8
votes
1answer
236 views

Does “In the event of …” take the genitive case?

Is insisting on a genitive pronoun after "In the event of ..." pedantry or correct? For example: "In the event of ..." his/him winning the election my/me dying our/us leaving For those who ...
0
votes
1answer
68 views

My and Linda's or Mine and Linda's? [duplicate]

How do you use possessive pronouns in cases where there are multiple "owners" and "objects" in question? For example would it be: "I've included my and Linda's suggestions in the file" or "I've ...
0
votes
1answer
141 views

Correct form of possessive for surname “Woods” [duplicate]

The golfer Tiger Woods's clubs... -or- The golfer Tiger Woods' clubs... The last name Woods is not biblical, etc. It is singular when it refers to the person, Tiger Woods. It is plural when it is ...
0
votes
1answer
71 views

Uses of saxon genitive with the word Google as the owner [duplicate]

I would like to know which one of these expressions is the most correct and why? Google´s car The car of Google When I refer to the driverless car Google has invented.
1
vote
1answer
105 views

Why do we say a “hotel room” and not a “hotel's room”? [closed]

I would like to know what the rule is to explain why we do not use the genitive construction hotel's room. Instead, we say "a hotel room". Other examples: a hospital bed a bike stand Would ...
6
votes
2answers
610 views

A noun adjunct / the possessive case

Sometimes it’s possible to use either a noun adjunct or the possessive case. the shop door the shop’s door However, in certain phrases it’s not OK to do so. the ship’s crew (the ship crew ...
6
votes
4answers
290 views

Using apostrophes correctly

I've read a great article about the usage of apostrophes. But there are still some points that are unclear. Why do we say... school project but not school's project? car service but not car's ...
4
votes
4answers
558 views

Are there cases where a possessive pronoun is omitted?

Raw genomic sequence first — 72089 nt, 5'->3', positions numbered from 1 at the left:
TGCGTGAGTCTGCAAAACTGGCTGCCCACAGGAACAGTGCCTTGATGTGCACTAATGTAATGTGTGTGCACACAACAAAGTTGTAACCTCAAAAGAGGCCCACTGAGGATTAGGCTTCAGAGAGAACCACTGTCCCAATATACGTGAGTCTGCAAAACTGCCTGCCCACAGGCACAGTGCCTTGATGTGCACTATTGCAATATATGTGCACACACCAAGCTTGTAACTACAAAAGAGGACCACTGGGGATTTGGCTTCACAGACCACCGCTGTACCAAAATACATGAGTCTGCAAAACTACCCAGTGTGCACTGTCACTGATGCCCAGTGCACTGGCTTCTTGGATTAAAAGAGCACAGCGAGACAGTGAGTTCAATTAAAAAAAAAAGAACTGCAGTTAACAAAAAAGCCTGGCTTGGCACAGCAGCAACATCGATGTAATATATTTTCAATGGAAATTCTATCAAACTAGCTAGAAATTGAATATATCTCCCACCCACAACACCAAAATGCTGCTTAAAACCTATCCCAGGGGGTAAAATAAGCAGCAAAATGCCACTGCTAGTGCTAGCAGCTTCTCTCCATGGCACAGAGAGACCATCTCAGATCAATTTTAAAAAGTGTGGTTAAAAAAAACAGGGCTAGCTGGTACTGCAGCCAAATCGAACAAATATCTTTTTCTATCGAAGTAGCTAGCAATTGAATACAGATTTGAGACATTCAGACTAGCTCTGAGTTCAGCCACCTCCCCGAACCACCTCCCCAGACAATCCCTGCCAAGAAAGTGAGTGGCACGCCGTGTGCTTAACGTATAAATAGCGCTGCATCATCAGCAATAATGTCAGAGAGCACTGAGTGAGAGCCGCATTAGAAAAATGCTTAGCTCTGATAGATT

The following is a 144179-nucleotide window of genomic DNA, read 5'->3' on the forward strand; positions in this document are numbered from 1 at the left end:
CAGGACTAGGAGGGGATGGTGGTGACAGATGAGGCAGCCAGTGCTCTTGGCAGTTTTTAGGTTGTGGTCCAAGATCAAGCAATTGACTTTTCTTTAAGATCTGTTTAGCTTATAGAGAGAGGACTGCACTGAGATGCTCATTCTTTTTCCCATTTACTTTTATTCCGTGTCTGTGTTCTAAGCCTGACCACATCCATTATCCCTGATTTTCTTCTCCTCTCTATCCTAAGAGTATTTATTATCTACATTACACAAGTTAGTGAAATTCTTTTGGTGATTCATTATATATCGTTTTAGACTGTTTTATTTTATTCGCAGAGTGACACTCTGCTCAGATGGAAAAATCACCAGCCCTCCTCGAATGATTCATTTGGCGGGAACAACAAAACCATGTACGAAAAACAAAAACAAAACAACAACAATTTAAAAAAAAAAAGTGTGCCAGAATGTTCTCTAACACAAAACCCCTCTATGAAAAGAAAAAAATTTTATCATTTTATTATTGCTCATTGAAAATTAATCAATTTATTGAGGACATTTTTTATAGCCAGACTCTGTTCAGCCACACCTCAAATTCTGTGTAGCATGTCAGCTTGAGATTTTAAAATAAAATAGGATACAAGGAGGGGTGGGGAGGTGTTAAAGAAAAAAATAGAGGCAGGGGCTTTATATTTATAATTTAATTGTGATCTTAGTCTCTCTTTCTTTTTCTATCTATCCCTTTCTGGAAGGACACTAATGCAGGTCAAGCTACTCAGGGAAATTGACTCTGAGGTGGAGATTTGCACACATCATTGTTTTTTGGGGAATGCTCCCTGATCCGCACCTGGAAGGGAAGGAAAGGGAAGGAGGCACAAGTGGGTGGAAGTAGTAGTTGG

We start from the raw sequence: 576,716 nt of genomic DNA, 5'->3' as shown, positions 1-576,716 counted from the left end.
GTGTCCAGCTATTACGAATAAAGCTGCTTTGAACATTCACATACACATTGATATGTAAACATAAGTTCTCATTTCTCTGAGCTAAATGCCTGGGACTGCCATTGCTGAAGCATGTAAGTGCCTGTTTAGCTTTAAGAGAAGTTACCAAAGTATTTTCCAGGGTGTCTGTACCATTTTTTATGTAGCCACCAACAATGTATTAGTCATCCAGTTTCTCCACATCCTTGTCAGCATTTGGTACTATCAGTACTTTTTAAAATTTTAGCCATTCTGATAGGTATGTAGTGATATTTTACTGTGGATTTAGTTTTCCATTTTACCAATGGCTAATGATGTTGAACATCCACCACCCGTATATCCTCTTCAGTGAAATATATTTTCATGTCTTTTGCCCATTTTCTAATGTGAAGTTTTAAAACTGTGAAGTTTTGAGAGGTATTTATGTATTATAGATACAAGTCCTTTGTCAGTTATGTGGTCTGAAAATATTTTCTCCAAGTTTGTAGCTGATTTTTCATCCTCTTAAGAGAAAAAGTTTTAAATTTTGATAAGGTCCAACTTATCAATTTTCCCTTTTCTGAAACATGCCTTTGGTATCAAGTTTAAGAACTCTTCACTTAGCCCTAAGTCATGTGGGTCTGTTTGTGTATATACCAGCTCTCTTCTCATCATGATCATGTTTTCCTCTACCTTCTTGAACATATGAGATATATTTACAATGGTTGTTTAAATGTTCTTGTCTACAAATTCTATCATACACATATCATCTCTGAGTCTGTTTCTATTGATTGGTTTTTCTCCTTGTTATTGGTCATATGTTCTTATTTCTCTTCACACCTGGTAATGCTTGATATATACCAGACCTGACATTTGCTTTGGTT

Are there cases where the possessive adjective is omitted in a sentence, or is it always used? For example, in a sentence like "Susan was walking with her hands in her pockets", is it necessary to ...
2
votes
3answers
304 views

Is it ok to omit a possessive apostrophe before a capitalized appellation (President, country name, VP, PM)?

In a recent Financial Times article (Yemen PM Escapes Assissnation), the apostrophe necessary to show possession was left out. I've seen colleagues do it as well. Isn't it supposed to be "Yemen's PM ...
1
vote
0answers
25 views

Can “that” have a possessive form? [duplicate]

For example: It's a statue that's base is made of gold. The thing is, I'm pretty sure "that's" can only mean "that is" and I don't think I've ever seen "thats."
0
votes
1answer
29 views

'Sarah and Jane's philosophy of life' or 'Sarah's and Jane's philosophy of life'? [duplicate]

I am not sure. I want to say 'Jane's and Sarah's etc' but the 'etc' being both's, is it written 'Jane and Sarah's etc.'? And is this always the case or are there exceptions? Thanks
-1
votes
2answers
92 views

“My” twice in a sentence

To settle a disagreement, is the following sentence grammatically correct? It's slowing my paying my debts off.